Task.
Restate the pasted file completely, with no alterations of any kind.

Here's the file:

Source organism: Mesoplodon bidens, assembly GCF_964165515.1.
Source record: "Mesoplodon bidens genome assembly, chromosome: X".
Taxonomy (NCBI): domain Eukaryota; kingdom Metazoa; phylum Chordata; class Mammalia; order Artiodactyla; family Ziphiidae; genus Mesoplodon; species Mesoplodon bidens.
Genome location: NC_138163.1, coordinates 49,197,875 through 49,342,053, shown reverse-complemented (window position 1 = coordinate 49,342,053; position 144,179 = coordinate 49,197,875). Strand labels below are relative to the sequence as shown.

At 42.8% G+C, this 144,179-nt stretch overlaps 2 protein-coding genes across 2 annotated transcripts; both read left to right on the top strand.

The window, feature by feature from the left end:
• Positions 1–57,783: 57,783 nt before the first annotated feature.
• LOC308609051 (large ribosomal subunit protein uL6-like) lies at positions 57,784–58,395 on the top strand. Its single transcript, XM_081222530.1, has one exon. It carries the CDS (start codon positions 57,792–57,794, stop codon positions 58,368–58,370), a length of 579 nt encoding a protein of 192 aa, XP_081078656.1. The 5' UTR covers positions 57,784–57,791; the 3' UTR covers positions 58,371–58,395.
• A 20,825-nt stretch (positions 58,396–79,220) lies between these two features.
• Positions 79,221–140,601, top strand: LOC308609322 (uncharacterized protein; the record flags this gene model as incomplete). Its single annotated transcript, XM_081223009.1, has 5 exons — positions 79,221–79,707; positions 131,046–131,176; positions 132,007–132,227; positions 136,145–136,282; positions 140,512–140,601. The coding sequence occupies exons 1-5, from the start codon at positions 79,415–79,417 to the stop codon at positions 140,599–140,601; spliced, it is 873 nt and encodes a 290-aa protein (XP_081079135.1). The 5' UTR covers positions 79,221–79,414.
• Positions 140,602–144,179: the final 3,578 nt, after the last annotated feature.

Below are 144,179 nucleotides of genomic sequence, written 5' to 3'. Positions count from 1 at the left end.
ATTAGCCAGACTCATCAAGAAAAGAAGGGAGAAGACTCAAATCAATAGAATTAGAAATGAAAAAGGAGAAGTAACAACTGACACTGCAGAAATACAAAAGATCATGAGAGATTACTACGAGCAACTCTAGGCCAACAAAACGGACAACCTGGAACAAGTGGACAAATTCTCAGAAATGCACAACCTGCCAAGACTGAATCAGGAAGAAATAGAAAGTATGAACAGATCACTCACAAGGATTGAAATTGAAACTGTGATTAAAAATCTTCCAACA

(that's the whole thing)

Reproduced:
Source organism: Mesoplodon bidens, assembly GCF_964165515.1.
Source record: "Mesoplodon bidens genome assembly, chromosome: X".
Taxonomy (NCBI): domain Eukaryota; kingdom Metazoa; phylum Chordata; class Mammalia; order Artiodactyla; family Ziphiidae; genus Mesoplodon; species Mesoplodon bidens.
Genome location: NC_138163.1, coordinates 49,197,875 through 49,342,053, shown reverse-complemented (window position 1 = coordinate 49,342,053; position 144,179 = coordinate 49,197,875). Strand labels below are relative to the sequence as shown.

At 42.8% G+C, this 144,179-nt stretch overlaps 2 protein-coding genes across 2 annotated transcripts; both read left to right on the top strand.

The window, feature by feature from the left end:
• Positions 1–57,783: 57,783 nt before the first annotated feature.
• LOC308609051 (large ribosomal subunit protein uL6-like) lies at positions 57,784–58,395 on the top strand. Its single transcript, XM_081222530.1, has one exon. It carries the CDS (start codon positions 57,792–57,794, stop codon positions 58,368–58,370), a length of 579 nt encoding a protein of 192 aa, XP_081078656.1. The 5' UTR covers positions 57,784–57,791; the 3' UTR covers positions 58,371–58,395.
• A 20,825-nt stretch (positions 58,396–79,220) lies between these two features.
• Positions 79,221–140,601, top strand: LOC308609322 (uncharacterized protein; the record flags this gene model as incomplete). Its single annotated transcript, XM_081223009.1, has 5 exons — positions 79,221–79,707; positions 131,046–131,176; positions 132,007–132,227; positions 136,145–136,282; positions 140,512–140,601. The coding sequence occupies exons 1-5, from the start codon at positions 79,415–79,417 to the stop codon at positions 140,599–140,601; spliced, it is 873 nt and encodes a 290-aa protein (XP_081079135.1). The 5' UTR covers positions 79,221–79,414.
• Positions 140,602–144,179: the final 3,578 nt, after the last annotated feature.

Below are 144,179 nucleotides of genomic sequence, written 5' to 3'. Positions count from 1 at the left end.
ATTAGCCAGACTCATCAAGAAAAGAAGGGAGAAGACTCAAATCAATAGAATTAGAAATGAAAAAGGAGAAGTAACAACTGACACTGCAGAAATACAAAAGATCATGAGAGATTACTACGAGCAACTCTAGGCCAACAAAACGGACAACCTGGAACAAGTGGACAAATTCTCAGAAATGCACAACCTGCCAAGACTGAATCAGGAAGAAATAGAAAGTATGAACAGATCACTCACAAGGATTGAAATTGAAACTGTGATTAAAAATCTTCCAACA